Alfred Adler’s Individual Psychology in Light of Classical Persian Literature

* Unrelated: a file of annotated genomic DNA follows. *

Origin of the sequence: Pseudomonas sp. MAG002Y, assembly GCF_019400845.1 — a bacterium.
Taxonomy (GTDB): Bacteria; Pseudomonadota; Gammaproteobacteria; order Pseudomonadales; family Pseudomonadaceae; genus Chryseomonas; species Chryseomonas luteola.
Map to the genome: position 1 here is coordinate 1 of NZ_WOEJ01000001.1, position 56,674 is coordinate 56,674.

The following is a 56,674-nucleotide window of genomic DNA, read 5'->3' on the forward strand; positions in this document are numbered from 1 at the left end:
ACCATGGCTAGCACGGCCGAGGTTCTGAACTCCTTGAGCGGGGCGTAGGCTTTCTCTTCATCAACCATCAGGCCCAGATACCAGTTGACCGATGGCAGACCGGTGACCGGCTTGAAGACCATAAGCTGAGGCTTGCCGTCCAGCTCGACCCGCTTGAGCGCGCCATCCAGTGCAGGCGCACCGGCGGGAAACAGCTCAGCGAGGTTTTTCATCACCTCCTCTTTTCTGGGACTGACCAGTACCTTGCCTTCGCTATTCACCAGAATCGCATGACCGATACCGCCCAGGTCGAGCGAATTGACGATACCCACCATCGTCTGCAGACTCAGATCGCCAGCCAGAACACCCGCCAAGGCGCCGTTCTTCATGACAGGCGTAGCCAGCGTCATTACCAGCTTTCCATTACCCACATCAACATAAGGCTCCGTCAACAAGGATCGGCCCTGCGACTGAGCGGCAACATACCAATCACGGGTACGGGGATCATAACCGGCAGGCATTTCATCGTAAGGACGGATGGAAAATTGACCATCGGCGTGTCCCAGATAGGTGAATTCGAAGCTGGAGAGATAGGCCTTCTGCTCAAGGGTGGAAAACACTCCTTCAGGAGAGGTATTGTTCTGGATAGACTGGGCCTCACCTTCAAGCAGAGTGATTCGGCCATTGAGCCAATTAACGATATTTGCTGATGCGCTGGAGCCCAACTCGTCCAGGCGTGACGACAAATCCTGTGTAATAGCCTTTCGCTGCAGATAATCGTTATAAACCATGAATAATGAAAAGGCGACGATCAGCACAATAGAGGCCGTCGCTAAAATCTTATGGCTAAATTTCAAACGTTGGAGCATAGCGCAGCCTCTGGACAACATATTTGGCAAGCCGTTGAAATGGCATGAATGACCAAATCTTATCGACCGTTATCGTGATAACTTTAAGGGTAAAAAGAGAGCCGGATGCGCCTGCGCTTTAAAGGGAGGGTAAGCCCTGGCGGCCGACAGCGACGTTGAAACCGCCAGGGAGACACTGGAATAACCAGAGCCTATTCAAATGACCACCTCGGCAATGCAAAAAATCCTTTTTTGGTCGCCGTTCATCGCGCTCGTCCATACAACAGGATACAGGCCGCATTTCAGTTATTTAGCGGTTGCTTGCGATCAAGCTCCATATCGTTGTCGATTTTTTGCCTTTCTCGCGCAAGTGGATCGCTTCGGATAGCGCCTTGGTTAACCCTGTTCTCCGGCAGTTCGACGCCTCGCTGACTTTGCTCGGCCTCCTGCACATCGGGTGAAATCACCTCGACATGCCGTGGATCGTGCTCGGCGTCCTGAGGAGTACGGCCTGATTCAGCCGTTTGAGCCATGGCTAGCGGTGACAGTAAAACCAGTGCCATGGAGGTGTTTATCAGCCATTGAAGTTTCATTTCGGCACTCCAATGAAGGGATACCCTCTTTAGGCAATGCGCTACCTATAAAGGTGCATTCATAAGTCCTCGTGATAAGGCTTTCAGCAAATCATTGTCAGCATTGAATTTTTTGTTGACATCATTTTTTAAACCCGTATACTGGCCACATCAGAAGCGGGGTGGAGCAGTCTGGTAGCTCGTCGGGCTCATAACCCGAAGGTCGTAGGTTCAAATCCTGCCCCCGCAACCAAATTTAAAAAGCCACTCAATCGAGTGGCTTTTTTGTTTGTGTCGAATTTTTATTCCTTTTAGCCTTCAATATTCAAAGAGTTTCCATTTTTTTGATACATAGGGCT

This paper aims to present a tentative analysis of the possible commonalities and differences between Adlerian individual psychology and classical Persian literary texts of the pre-modern period written by mystics Abu Saeed Abu al-Khair, Jami, Saadi, and Rumi. The authors put forward the suggestion that modern psychological approaches, especially those dealing with education of children, might be rooted in the teachings of Iranian mystics. In mysticism and classical Iranian literature, like in Adlerian psychology, much attention is given to human nature in its entirety and personality development. The analysis focuses on such core aspects of Adler’s theory as the feeling of inferiority and the striving for recognition, the influence of family and social environment on personality development and lifestyle. It is shown that, like Adler’s individual psychology, classical Persian texts stress the importance of the social aspect in the child’s development but while Adler believed in the freedom of choice and people’s creative power to change their personality structure (lifestyle), the classical Iranian authors emphasized the existence of a certain “true nature” that cannot be influenced by education or social environment. These findings can inspire future research into the possible connections between the holistic personality theories in modern psychology and the philosophical thought in classical Persian literature.